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Bloomberg on his media company not investigating Dems: Employee paychecks come 'with some restrictions and responsibilities'

White House hopeful Michael BloombergMichael BloombergBiden selects Gina Raimondo for Commerce chief: reports 7 surprise moments from a tumultuous year in politics NFL, politics dominate 2020 ratings MORE, owner and founder of Bloomberg News, defended his company's decision not to investigate his fellow Democratic presidential primary candidates, saying that being a reporter at Bloomberg includes "some restrictions and responsibilities.”

“They get a paycheck, but with your paycheck comes some restrictions and responsibilities," Bloomberg told Gayle KingGayle KingWoman who accused Black teen of stealing her phone charged with attempted assault CBS News President Zirinsky wins National Press Club Fourth Estate Award The Hill's Morning Report - Presented by UAE - US records 1 million COVID-19 cases in a week; governors crack down MORE in an exclusive interview with "CBS This Morning."

He added: “People have said to me, ‘How can you investigate yourself? And I said, ‘I don’t think you can.’"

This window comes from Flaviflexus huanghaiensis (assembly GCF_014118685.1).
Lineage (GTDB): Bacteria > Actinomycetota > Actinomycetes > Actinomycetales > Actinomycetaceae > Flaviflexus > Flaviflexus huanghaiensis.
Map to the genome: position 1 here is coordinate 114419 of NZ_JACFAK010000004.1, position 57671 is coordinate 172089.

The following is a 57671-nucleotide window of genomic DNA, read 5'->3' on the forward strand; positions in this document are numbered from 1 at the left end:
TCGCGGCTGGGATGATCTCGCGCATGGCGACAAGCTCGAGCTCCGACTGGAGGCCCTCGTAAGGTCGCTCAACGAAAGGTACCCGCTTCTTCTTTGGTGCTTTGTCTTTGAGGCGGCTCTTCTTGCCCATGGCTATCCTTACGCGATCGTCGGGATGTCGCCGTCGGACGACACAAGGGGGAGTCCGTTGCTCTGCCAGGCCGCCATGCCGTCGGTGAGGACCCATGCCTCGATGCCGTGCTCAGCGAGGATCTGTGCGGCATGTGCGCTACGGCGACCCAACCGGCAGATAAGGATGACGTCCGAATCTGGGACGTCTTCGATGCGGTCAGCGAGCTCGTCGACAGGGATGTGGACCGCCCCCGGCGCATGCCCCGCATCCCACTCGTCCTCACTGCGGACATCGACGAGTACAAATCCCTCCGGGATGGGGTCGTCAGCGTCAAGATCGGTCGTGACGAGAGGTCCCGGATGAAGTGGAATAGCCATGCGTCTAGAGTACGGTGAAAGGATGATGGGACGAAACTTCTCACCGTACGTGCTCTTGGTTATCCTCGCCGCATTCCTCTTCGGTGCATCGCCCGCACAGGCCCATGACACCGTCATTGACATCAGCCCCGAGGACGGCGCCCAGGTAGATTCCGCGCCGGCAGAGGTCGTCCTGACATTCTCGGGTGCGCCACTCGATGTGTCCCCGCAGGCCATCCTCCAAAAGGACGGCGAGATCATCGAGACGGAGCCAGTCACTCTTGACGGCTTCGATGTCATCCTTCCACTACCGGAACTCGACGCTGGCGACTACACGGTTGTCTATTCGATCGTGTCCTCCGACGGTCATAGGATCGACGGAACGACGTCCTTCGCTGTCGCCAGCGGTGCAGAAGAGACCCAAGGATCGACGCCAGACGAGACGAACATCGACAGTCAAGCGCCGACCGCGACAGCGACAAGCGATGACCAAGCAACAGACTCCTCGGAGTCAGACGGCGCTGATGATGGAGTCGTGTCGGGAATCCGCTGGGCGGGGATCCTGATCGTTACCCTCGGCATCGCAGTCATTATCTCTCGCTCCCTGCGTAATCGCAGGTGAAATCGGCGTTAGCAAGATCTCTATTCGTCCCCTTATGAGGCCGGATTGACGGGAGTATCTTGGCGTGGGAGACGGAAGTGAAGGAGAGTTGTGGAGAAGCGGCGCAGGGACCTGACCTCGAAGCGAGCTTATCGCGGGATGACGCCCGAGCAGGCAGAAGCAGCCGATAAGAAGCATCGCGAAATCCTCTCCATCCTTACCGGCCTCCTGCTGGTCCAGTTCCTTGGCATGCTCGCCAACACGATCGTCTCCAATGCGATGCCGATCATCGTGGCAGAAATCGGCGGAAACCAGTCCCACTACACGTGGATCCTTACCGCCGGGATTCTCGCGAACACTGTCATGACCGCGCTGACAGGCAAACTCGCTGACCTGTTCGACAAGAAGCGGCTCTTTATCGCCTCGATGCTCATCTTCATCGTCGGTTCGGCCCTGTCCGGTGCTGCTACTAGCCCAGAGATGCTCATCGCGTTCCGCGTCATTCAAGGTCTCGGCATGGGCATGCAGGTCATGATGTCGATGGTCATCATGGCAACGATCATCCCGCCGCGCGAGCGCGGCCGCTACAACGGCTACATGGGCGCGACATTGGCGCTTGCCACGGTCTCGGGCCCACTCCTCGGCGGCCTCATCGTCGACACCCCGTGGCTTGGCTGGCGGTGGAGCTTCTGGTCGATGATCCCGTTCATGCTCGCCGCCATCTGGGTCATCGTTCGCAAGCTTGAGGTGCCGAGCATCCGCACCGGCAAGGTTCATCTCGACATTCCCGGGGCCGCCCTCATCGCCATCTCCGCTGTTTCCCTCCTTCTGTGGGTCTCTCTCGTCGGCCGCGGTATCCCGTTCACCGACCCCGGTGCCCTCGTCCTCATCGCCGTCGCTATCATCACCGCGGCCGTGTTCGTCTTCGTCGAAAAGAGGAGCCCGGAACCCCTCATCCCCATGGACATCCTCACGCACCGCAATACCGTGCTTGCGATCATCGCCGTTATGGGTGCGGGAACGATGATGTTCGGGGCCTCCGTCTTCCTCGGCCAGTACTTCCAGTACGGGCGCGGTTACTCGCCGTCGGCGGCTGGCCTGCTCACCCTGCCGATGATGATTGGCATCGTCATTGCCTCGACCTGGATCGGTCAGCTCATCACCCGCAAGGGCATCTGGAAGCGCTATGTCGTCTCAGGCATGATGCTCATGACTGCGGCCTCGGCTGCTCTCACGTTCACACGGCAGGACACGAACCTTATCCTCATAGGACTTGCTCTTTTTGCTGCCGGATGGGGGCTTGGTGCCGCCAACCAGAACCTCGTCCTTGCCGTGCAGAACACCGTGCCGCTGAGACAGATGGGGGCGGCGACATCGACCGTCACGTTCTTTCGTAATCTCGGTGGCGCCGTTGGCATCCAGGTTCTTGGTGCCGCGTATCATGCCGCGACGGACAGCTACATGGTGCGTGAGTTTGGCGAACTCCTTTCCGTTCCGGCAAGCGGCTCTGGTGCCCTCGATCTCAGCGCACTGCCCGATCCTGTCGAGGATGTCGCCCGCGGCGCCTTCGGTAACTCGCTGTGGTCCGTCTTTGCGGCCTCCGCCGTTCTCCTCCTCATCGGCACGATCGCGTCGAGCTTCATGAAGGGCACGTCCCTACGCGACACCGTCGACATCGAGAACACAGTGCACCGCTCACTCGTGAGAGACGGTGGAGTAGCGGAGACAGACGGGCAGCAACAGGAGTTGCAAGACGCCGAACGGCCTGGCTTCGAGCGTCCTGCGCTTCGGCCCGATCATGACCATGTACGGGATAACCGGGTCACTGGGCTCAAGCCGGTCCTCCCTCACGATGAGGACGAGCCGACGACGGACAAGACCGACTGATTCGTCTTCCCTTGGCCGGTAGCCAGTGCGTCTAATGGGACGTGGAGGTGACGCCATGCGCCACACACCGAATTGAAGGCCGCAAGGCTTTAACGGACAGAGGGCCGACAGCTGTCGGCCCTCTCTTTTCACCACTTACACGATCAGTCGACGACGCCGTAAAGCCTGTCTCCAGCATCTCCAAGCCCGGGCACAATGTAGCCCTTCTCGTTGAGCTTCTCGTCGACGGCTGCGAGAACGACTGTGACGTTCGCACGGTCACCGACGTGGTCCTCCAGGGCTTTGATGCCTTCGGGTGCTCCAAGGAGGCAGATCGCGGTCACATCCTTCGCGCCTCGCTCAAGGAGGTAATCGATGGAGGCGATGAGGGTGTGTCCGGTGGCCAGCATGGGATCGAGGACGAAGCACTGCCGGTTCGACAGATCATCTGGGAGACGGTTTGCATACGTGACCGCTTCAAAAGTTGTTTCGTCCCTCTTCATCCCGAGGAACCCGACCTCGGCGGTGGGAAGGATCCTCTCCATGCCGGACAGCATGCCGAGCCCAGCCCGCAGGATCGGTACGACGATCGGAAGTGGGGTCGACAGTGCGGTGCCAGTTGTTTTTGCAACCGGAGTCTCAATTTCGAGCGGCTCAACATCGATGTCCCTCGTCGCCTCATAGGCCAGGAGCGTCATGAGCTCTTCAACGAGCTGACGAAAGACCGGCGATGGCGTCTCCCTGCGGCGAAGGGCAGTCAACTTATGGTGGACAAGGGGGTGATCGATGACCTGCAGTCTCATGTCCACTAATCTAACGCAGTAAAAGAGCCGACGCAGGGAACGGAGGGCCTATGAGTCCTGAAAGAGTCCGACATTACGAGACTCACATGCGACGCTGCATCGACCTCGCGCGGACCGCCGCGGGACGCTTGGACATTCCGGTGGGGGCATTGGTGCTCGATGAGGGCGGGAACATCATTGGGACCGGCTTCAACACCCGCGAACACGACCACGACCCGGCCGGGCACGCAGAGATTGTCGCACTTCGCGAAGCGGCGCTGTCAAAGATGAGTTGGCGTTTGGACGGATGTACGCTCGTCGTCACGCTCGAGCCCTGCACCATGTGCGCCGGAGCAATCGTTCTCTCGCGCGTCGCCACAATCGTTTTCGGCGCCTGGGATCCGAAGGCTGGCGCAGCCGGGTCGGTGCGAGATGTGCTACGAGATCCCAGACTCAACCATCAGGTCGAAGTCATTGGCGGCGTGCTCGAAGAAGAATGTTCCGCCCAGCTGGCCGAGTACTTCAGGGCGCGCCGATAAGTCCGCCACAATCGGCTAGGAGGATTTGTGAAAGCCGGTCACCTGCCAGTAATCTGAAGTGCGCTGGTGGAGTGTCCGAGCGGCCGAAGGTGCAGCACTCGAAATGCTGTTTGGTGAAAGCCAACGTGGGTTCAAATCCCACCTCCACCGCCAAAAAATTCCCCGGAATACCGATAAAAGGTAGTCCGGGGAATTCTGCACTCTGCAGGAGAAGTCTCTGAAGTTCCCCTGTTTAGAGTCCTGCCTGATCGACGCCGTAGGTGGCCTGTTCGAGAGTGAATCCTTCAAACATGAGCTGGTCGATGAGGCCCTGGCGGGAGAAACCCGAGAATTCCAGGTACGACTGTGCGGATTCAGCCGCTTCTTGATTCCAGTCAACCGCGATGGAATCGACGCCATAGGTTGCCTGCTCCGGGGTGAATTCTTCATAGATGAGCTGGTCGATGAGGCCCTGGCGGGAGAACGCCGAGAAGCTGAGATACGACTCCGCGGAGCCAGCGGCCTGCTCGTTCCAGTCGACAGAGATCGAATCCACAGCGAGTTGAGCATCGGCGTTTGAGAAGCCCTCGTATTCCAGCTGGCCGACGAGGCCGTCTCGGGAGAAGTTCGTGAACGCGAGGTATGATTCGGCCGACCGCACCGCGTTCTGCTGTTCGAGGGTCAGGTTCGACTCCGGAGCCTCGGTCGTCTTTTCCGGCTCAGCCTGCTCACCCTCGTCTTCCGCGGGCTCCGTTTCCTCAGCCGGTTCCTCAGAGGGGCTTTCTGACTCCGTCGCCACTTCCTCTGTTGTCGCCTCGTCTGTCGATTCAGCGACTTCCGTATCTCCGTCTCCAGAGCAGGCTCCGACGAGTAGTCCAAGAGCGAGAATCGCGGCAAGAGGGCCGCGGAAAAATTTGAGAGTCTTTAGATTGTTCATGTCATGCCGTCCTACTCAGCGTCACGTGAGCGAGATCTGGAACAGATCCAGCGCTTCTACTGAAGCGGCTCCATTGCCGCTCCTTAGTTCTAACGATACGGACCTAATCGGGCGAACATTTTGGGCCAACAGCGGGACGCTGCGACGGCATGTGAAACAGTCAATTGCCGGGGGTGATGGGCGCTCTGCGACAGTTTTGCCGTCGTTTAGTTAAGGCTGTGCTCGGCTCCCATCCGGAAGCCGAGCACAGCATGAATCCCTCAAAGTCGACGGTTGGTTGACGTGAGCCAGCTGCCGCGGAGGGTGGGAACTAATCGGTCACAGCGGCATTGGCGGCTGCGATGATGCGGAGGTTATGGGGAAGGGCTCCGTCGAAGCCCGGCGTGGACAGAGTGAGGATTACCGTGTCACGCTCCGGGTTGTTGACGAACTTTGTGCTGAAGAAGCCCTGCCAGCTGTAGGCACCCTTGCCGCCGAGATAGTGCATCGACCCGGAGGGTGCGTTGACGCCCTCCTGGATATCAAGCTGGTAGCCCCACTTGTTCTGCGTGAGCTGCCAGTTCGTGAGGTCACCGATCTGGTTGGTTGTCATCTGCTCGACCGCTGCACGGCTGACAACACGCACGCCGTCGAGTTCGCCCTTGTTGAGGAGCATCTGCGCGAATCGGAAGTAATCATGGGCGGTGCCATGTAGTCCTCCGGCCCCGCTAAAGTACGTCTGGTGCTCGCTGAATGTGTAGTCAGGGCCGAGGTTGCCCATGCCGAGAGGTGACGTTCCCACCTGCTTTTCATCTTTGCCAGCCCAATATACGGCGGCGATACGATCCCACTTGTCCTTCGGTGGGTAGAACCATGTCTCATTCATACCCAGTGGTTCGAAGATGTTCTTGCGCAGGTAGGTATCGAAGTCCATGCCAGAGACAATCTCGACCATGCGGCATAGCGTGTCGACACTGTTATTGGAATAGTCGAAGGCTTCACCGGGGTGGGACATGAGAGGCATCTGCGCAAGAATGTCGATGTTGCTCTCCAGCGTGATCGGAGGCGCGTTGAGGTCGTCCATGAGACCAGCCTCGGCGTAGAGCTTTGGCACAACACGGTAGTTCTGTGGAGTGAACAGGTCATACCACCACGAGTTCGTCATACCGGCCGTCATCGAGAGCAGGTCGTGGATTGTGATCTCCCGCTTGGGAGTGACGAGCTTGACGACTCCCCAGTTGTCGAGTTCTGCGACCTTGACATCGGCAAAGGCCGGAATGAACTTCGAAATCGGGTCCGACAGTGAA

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The former New York City mayor, who's worth more than $50 billion, has come under criticism for the Bloomberg News decision, announced late last month, that the outlet will not investigate its founder or any of his primary rivals. 

“We will continue our tradition of not investigating Mike (and his family and foundation) and we will extend the same policy to his rivals in the Democratic primaries. We cannot treat Mike’s democratic competitors differently from him,” wrote Bloomberg editor-in-chief John Micklethwait in a staff memo obtained by The Hill.

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President TrumpDonald TrumpGiuliani used provisional ballot to vote in 2020 election, same method he disparaged in fighting to overturn results Trump gets lowest job approval rating in final days as president Fox News' DC managing editor Bill Sammon to retire MORE's reelection campaign and the Republican National Committee both said they would begin withholding media credentials from Bloomberg journalists following the announcement.

Additionally in Friday's interview, Bloomberg defended his decision to privately fund his own campaign, a move that has drawn ire from his fellow candidates such as Sens. Elizabeth WarrenElizabeth WarrenBiden's minimum wage push faces uphill battle with GOP What to watch for in Biden Defense pick's confirmation hearing Biden selects Gensler for SEC chair, Rohit Chopra to lead CFPB MORE (D-Mass.) and Bernie SandersBernie SandersBiden pushing to cancel Keystone XL pipeline as soon as he takes office: reports Biden tax-hike proposals face bumpy road ahead Senate Democrats leery of nixing filibuster MORE (I-Vt.). 

“I’m doing exactly the same thing they’re doing, except that I am using my own money,” Bloomberg said.

“They’re using somebody else’s money, and those other people expect something from them," he continued. "Nobody gives you money if they don’t expect something. I don’t want to be bought.”